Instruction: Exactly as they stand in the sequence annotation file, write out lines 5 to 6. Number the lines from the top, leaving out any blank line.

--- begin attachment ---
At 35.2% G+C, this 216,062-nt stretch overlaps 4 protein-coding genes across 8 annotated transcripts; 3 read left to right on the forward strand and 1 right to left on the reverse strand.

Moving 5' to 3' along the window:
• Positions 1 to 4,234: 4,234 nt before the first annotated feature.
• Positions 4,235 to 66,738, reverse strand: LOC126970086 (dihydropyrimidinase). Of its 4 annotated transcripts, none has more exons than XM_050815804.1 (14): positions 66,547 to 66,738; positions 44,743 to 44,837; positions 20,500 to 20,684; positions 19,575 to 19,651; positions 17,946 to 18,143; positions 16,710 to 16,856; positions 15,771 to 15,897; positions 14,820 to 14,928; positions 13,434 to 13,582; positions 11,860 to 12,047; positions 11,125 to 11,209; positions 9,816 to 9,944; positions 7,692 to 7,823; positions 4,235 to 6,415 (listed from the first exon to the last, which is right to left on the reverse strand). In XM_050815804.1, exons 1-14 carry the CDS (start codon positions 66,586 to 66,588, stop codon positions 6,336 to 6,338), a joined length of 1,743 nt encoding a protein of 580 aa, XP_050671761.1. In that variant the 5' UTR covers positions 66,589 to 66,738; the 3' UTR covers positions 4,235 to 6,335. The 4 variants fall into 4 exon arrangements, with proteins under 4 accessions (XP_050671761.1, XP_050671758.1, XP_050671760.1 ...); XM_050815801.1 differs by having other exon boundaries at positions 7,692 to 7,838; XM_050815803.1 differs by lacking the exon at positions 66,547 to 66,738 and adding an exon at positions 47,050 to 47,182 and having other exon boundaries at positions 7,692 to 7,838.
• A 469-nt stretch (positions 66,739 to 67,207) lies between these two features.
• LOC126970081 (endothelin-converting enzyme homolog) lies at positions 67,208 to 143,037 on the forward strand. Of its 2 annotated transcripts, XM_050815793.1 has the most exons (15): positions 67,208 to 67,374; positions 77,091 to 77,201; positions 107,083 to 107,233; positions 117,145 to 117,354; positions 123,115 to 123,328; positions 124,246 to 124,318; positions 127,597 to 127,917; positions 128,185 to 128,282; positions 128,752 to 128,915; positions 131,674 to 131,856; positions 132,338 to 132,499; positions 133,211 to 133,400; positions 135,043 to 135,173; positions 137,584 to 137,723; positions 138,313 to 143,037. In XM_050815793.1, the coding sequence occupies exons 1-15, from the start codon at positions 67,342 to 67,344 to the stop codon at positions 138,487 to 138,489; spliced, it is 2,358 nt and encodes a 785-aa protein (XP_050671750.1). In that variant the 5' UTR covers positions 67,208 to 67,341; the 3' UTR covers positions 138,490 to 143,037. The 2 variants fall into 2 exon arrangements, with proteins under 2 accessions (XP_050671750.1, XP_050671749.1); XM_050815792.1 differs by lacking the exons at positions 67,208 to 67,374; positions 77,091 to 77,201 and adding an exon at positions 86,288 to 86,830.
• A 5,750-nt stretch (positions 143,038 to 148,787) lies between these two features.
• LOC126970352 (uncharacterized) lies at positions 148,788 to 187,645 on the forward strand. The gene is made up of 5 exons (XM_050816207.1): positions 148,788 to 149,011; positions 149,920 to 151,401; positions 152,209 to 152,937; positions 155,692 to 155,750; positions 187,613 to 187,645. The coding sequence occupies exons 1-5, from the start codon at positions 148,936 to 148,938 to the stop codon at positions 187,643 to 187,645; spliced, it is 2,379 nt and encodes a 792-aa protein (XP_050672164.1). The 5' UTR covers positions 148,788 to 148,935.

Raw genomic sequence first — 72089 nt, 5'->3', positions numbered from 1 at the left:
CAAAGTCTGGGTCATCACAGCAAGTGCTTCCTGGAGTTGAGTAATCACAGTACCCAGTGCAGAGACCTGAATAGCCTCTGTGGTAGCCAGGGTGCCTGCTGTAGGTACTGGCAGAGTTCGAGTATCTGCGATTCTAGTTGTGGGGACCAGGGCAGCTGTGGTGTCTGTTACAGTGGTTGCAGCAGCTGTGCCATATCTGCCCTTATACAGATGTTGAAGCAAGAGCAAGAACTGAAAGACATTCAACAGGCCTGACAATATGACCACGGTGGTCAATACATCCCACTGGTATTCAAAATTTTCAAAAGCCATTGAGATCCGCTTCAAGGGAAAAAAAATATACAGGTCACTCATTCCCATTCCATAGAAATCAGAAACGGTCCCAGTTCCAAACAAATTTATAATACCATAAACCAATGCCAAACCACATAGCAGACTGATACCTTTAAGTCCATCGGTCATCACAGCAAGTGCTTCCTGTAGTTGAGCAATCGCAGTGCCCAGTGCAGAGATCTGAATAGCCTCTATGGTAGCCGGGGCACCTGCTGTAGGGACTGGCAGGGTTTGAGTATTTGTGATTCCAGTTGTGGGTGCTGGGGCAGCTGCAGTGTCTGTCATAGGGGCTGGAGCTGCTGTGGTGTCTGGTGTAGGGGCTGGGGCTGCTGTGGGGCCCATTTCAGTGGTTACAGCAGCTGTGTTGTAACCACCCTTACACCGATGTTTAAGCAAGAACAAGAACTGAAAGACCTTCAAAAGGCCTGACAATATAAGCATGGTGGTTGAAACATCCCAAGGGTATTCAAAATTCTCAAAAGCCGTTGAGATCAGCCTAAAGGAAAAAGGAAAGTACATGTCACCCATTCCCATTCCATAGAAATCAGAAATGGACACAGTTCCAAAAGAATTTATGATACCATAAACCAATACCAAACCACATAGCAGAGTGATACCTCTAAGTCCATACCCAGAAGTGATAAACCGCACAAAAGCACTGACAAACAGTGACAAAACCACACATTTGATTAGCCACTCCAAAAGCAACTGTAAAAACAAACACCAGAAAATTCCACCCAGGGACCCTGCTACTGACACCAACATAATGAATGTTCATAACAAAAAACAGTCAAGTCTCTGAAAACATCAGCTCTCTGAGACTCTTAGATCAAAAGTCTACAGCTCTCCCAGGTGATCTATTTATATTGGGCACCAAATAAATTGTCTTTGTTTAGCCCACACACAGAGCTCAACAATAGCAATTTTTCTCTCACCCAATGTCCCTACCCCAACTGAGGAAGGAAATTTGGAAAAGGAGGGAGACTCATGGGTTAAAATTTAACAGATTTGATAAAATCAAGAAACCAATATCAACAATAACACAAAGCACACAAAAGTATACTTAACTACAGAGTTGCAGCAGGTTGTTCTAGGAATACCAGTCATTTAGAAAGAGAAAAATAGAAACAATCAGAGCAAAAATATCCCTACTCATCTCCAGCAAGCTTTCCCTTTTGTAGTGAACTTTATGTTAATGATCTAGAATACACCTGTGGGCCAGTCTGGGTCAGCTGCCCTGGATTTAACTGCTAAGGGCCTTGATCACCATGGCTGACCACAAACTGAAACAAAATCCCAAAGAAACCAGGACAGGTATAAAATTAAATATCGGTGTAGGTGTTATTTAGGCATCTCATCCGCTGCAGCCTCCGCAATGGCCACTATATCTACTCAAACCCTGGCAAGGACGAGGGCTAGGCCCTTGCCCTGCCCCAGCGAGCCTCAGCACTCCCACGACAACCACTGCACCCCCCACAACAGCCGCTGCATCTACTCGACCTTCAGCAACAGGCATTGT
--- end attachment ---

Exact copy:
• A 469-nt stretch (positions 66,739 to 67,207) lies between these two features.
• LOC126970081 (endothelin-converting enzyme homolog) lies at positions 67,208 to 143,037 on the forward strand. Of its 2 annotated transcripts, XM_050815793.1 has the most exons (15): positions 67,208 to 67,374; positions 77,091 to 77,201; positions 107,083 to 107,233; positions 117,145 to 117,354; positions 123,115 to 123,328; positions 124,246 to 124,318; positions 127,597 to 127,917; positions 128,185 to 128,282; positions 128,752 to 128,915; positions 131,674 to 131,856; positions 132,338 to 132,499; positions 133,211 to 133,400; positions 135,043 to 135,173; positions 137,584 to 137,723; positions 138,313 to 143,037. In XM_050815793.1, the coding sequence occupies exons 1-15, from the start codon at positions 67,342 to 67,344 to the stop codon at positions 138,487 to 138,489; spliced, it is 2,358 nt and encodes a 785-aa protein (XP_050671750.1). In that variant the 5' UTR covers positions 67,208 to 67,341; the 3' UTR covers positions 138,490 to 143,037. The 2 variants fall into 2 exon arrangements, with proteins under 2 accessions (XP_050671750.1, XP_050671749.1); XM_050815792.1 differs by lacking the exons at positions 67,208 to 67,374; positions 77,091 to 77,201 and adding an exon at positions 86,288 to 86,830.